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Super Evil Megacorp is betting there's demand for a 'core' mobile MOBA Exclusive

June 5, 2014 | By Alex Wawro

The team at San Mateo-based startup Super Evil Megacorp are betting there's a market for free-to-play MOBA games on tablets, one they hope to corner with the upcoming launch of their debut title Vainglory.

"We're convinced that in the next 6-18 months, somebody is going to launch the seminal game on these platforms that will finally get core gamers to pay attention," newly-hired Super Evil Megacorp COO Kristian Segerstrale told Gamasutra. "We're working to create the best home for core gaming talent to go out and explore that."

You may remember Segerstrale as the Playfish co-founder who went on to serve as Electronic Arts' vice president of digital content after the company acquired Playfish in 2009. He parted ways with EA in 2013 and began investing in startup companies, among them Supercell (Clash of Clans) and Super Evil Megacorp.

Super Evil most recently raised $11.6 million in investment funding from General Catalyst and Raine Ventures in advance of the launch of Vainglory for iOS, which is being tested in select Southeast Asian mobile markets and will be rolled out to more territories "when it's awesome," according to Segerstrale.

The company has been developing the free-to-play mobile game for roughly two years using its own proprietary engine technology and an estimated $3.4 million in financial backing. Daly says Super Evil shied away from using off-the-shelf engines like Unity or Unreal because building its own tech stack allowed it to "remove latency from the equation as much as possible" and optimize the engine for the company's specific needs.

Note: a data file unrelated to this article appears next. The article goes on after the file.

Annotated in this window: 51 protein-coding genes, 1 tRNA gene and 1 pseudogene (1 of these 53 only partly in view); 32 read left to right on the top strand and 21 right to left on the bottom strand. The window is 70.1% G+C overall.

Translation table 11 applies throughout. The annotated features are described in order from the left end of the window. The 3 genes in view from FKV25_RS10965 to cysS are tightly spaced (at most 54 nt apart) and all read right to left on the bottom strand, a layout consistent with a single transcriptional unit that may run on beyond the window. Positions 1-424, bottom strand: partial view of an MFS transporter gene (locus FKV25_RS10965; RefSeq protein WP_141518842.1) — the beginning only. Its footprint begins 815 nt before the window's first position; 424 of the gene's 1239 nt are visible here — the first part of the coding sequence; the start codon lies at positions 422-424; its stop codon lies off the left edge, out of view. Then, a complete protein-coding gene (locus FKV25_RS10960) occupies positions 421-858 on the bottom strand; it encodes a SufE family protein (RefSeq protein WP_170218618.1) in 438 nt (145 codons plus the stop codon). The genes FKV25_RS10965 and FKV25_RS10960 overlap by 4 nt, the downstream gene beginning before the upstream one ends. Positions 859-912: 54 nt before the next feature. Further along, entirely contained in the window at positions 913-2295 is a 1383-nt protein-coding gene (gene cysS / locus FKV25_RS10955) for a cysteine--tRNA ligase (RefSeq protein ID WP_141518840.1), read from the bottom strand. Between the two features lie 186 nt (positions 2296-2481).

"If you look out across the console space, all the really truly great, successful companies own their own tech," said Super Evil CEO Bo Daly. "To recruit talent out of the highest-end console space, you've got to convince them that their work is going to look so good on that iPad that it's worth it for them to make the jump."

The company bills itself as a bastion of mobile-curious AAA talent and counts a number of former Riot, Rockstar and Blizzard employees among its ranks, though it's careful not to advertise as a competitor to those studios.

"I don't think we compete with League (of Legends) or Dota; those games are in a class of their own," said Segerstrale. "Vainglory is a game for play it on your sofa, with your friends."

Yet Super Evil is clearly trying to duplicate the lasting appeal of those games; both Segerstrale and Daly say they'd like to see players stick with Vainglory for years, hoping that what they perceive to be 'core' game enthusiasts -- people who schedule their lives around the games they play -- will pick the game up (it's free, after all) and never put it down.

To that end, Super Evil is very careful to advertise that Vainglory will not include what Daly refers to as "slash and burn" monetization systems: performance-enhancing items, arbitrary time limits and energy systems.

"It's not pay-to-win," said Segerstrale. "No timers, no energy mechanics. We promise."

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